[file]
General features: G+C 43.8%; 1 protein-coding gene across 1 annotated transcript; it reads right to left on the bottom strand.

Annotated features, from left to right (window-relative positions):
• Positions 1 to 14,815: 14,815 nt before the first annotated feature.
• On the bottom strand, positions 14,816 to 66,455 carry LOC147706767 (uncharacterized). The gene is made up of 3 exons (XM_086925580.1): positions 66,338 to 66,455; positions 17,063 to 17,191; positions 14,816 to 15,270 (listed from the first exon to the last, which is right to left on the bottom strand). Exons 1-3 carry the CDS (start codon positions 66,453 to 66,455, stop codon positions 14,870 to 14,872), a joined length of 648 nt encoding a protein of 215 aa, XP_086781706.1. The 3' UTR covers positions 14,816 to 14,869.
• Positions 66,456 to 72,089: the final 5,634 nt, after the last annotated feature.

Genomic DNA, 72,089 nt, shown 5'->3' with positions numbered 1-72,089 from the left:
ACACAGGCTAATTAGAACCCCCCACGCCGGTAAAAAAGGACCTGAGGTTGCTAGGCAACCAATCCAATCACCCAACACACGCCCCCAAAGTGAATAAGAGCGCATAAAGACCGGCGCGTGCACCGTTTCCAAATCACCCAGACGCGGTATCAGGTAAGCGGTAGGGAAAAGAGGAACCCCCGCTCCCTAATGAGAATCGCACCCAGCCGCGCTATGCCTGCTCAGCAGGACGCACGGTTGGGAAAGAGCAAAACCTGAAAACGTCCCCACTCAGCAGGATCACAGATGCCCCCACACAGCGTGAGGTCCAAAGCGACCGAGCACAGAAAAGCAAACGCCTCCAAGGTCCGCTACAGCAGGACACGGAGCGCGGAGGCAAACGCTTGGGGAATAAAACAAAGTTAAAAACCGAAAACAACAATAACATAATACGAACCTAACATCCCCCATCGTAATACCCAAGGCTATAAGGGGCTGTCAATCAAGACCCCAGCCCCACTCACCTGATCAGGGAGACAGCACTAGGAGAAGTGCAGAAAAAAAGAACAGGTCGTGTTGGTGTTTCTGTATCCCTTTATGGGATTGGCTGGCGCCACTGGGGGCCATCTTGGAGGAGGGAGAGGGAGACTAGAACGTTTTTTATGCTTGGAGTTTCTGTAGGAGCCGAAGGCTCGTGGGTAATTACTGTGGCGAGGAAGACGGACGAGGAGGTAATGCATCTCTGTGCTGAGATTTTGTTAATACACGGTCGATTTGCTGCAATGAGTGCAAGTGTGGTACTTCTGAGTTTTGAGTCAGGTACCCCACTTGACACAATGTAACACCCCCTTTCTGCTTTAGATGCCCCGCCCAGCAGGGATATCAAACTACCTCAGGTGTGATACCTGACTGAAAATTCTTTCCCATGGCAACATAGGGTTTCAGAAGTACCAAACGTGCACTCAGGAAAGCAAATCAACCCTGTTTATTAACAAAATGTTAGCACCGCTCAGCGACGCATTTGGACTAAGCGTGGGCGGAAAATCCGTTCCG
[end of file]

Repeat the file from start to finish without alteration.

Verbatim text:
General features: G+C 43.8%; 1 protein-coding gene across 1 annotated transcript; it reads right to left on the bottom strand.

Annotated features, from left to right (window-relative positions):
• Positions 1 to 14,815: 14,815 nt before the first annotated feature.
• On the bottom strand, positions 14,816 to 66,455 carry LOC147706767 (uncharacterized). The gene is made up of 3 exons (XM_086925580.1): positions 66,338 to 66,455; positions 17,063 to 17,191; positions 14,816 to 15,270 (listed from the first exon to the last, which is right to left on the bottom strand). Exons 1-3 carry the CDS (start codon positions 66,453 to 66,455, stop codon positions 14,870 to 14,872), a joined length of 648 nt encoding a protein of 215 aa, XP_086781706.1. The 3' UTR covers positions 14,816 to 14,869.
• Positions 66,456 to 72,089: the final 5,634 nt, after the last annotated feature.

Genomic DNA, 72,089 nt, shown 5'->3' with positions numbered 1-72,089 from the left:
ACACAGGCTAATTAGAACCCCCCACGCCGGTAAAAAAGGACCTGAGGTTGCTAGGCAACCAATCCAATCACCCAACACACGCCCCCAAAGTGAATAAGAGCGCATAAAGACCGGCGCGTGCACCGTTTCCAAATCACCCAGACGCGGTATCAGGTAAGCGGTAGGGAAAAGAGGAACCCCCGCTCCCTAATGAGAATCGCACCCAGCCGCGCTATGCCTGCTCAGCAGGACGCACGGTTGGGAAAGAGCAAAACCTGAAAACGTCCCCACTCAGCAGGATCACAGATGCCCCCACACAGCGTGAGGTCCAAAGCGACCGAGCACAGAAAAGCAAACGCCTCCAAGGTCCGCTACAGCAGGACACGGAGCGCGGAGGCAAACGCTTGGGGAATAAAACAAAGTTAAAAACCGAAAACAACAATAACATAATACGAACCTAACATCCCCCATCGTAATACCCAAGGCTATAAGGGGCTGTCAATCAAGACCCCAGCCCCACTCACCTGATCAGGGAGACAGCACTAGGAGAAGTGCAGAAAAAAAGAACAGGTCGTGTTGGTGTTTCTGTATCCCTTTATGGGATTGGCTGGCGCCACTGGGGGCCATCTTGGAGGAGGGAGAGGGAGACTAGAACGTTTTTTATGCTTGGAGTTTCTGTAGGAGCCGAAGGCTCGTGGGTAATTACTGTGGCGAGGAAGACGGACGAGGAGGTAATGCATCTCTGTGCTGAGATTTTGTTAATACACGGTCGATTTGCTGCAATGAGTGCAAGTGTGGTACTTCTGAGTTTTGAGTCAGGTACCCCACTTGACACAATGTAACACCCCCTTTCTGCTTTAGATGCCCCGCCCAGCAGGGATATCAAACTACCTCAGGTGTGATACCTGACTGAAAATTCTTTCCCATGGCAACATAGGGTTTCAGAAGTACCAAACGTGCACTCAGGAAAGCAAATCAACCCTGTTTATTAACAAAATGTTAGCACCGCTCAGCGACGCATTTGGACTAAGCGTGGGCGGAAAATCCGTTCCG